Exploring Runlevels

1 July 2011
~
2 min read

Today I would like to have a closer look at runlevels. Rulevel, in other words "a mode of operation", is a certain setup of services in your operating system. Conventionally, there are 7 runlevels defined in a Linux-based operating system numbered 0 to 6.

The purpose of different runlevels is usually:

  1. Halt
  2. Single-User Mode
  3. Multi-User Mode
  4. Multi-User Mode with Networking
  5. Not used/User-definable
  6. Start the system normally with GUI
  7. Reboot

The highlighted runlevels (0,1 and 6) are present in virtually all operating systems. The definition of other runlevels might differ between different systems and distributions. Some might be unused, some just aliases for another runlevels. It depends on what system you use. Another important thing is, that system during the bootup doesn't go sequentially through all the runlevels.

Now a little more about what you can do with the runlevels. You can find out in what runlevel is your system currently working by typing:

$ runlevel

or alternatively

$ who -r

It will display two numbers, first says the previous runlevel and the second current runlevel. Now, how to change a runlevel manually? Well, this is an easy task as well. You can switch runlevels by typing:

init

For example init 6 will reboot. This doesn't start the init process all over again. If the init doesn't have PID=1 it will run a program called telinit which "tells init to change runlevels".

There are a set of services that are shut down or started upon entering a certain runlevel. The scripts that control it can be found in /etc/init.d/ folder. Additionally, there is a separate folder with symlinks into the /etc/init.d/ folder for each run level. The symlinks say what service to start or kill upon entering a certain runlevel (for example /etc/rc6.d/ for rebooting (runlevel 6) etc.).

Each script in /etc/init.d/ takes some parameters. Some of them are for example: start, stop, restart, status. When you explore the directories further, you'll find a set of weirdly named files. Here is content of mine /etc/rc6.d/ folder:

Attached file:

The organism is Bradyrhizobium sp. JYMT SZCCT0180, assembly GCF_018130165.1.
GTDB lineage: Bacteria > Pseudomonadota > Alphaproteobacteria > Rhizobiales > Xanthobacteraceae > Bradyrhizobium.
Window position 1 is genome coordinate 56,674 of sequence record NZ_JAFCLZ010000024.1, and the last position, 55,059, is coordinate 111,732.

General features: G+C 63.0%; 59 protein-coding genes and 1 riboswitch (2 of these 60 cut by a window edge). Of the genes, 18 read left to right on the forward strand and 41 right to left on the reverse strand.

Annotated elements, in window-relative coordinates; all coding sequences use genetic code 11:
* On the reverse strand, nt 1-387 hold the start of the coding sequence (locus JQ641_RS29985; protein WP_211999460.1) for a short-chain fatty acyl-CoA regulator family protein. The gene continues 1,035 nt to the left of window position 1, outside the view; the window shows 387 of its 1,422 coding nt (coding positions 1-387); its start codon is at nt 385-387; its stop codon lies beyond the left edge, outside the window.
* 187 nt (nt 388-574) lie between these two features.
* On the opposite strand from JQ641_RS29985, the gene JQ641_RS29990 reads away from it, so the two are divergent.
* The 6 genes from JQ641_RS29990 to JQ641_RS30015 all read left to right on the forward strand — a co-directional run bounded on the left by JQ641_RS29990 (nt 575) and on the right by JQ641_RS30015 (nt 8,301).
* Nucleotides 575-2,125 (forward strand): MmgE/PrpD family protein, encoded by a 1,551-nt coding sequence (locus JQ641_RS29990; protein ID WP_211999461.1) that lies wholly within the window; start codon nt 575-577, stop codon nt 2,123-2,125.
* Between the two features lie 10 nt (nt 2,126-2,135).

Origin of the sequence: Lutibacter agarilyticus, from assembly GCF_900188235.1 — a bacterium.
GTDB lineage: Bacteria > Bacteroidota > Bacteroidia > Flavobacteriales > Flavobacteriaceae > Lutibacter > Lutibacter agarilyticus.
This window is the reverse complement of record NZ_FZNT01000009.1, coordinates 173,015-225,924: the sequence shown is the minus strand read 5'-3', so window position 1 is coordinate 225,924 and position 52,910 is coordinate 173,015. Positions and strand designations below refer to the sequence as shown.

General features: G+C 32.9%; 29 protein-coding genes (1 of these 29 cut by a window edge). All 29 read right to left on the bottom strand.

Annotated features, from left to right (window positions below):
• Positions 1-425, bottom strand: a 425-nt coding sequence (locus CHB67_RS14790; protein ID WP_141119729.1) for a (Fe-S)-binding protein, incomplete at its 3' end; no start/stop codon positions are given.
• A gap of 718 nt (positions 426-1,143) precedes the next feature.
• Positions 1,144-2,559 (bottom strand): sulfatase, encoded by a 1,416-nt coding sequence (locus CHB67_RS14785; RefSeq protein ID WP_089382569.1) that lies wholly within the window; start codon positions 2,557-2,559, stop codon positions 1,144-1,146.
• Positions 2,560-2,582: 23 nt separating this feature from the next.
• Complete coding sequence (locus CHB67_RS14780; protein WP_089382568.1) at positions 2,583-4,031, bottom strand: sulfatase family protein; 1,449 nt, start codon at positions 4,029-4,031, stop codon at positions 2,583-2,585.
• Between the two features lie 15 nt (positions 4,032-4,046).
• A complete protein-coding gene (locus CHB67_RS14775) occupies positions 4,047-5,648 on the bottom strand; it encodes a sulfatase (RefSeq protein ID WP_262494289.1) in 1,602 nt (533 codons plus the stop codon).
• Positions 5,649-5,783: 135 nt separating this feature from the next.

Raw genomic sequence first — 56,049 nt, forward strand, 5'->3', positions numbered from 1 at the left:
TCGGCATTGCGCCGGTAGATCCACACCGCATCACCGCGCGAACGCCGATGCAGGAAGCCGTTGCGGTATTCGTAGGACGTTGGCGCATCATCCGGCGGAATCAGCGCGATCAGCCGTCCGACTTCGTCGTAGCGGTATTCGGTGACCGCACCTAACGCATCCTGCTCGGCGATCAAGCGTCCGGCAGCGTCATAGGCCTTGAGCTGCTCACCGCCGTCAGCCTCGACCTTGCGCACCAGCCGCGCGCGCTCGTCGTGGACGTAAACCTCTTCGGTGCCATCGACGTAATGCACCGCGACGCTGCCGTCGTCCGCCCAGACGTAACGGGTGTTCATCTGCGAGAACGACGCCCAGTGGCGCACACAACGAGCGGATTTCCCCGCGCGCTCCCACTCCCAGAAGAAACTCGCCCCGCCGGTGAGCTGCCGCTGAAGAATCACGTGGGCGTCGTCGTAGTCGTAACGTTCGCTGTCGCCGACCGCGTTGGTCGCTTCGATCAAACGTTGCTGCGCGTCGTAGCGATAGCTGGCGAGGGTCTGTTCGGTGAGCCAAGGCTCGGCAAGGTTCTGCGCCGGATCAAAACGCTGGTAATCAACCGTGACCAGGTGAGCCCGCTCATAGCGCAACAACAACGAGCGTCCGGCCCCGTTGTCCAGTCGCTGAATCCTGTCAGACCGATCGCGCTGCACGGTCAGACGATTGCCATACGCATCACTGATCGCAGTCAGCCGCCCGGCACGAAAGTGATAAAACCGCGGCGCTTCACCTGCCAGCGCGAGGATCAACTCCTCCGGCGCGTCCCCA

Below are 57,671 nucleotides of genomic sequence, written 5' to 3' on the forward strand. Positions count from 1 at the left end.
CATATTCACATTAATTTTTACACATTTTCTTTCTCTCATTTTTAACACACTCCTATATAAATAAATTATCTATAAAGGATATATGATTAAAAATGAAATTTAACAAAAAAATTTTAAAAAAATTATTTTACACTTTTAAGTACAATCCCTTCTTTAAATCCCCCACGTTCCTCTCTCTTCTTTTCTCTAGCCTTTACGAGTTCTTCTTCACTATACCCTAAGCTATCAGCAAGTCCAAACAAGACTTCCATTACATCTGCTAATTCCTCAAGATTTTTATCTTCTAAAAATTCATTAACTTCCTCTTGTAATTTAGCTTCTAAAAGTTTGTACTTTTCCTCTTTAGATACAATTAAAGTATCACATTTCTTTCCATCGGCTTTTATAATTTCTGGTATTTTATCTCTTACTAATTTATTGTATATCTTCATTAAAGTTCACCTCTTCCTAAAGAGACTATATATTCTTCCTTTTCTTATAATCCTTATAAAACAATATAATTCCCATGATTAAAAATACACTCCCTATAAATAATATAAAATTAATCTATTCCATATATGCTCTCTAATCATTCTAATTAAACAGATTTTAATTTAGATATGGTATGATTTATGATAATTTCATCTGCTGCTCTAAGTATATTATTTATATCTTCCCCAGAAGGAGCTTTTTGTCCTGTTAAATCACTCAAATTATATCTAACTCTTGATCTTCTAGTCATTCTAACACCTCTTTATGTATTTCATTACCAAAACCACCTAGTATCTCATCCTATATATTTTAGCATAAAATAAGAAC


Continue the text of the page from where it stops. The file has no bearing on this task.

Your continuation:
[email protected]:~$ ls /etc/rc6.d/
K05preload K20lpd K99laptop-mode S35networking
K09apache2 K20vboxdrv README S40umountfs
K20cinestart K20winbind S10unattended-upgrades S60umountroot
K20flow-capture K31atieventsd S15wpa-ifupdown S90reboot
K20fprobe K50alsa-utils S20sendsigs
K20hddtemp K74bluetooth S30urandom
K20kerneloops K80openvpn S31umountnfs.sh

The names of the files are actually very important. When init is processing a "S"tart link, it will supply the parameter "start." When following a "K"ill link, it will supply "stop." The number after the first letter is a sort-of priority and specifies the order of execution of these scripts.

There can be any number of symbolic-links pointing to the same file, and very frequently there are. If a service (daemon) needs to be started in more than one runlevel, you simply have a symbolic-link in each of the appropriate /etc/rc.d/rcX.d directories.

In addition there is one script – /etc/rc.local . This script is executed after all the init scripts in each multi-user runlevel. By the default it does nothing, but you can edit it yourself to add some actions.

In the end of this post, we'll show how to add a script of your own that will be executed on startup. There are a couple of ways of doing it. The first, kind of obvious one is the manual way. You can create a script, put it into the init.d directory and then manually create the links in each directory.

The other way is using an utility called update-rc.d that will do this for you. You can specify what script you would like to start or stop in what runlevel.

Sources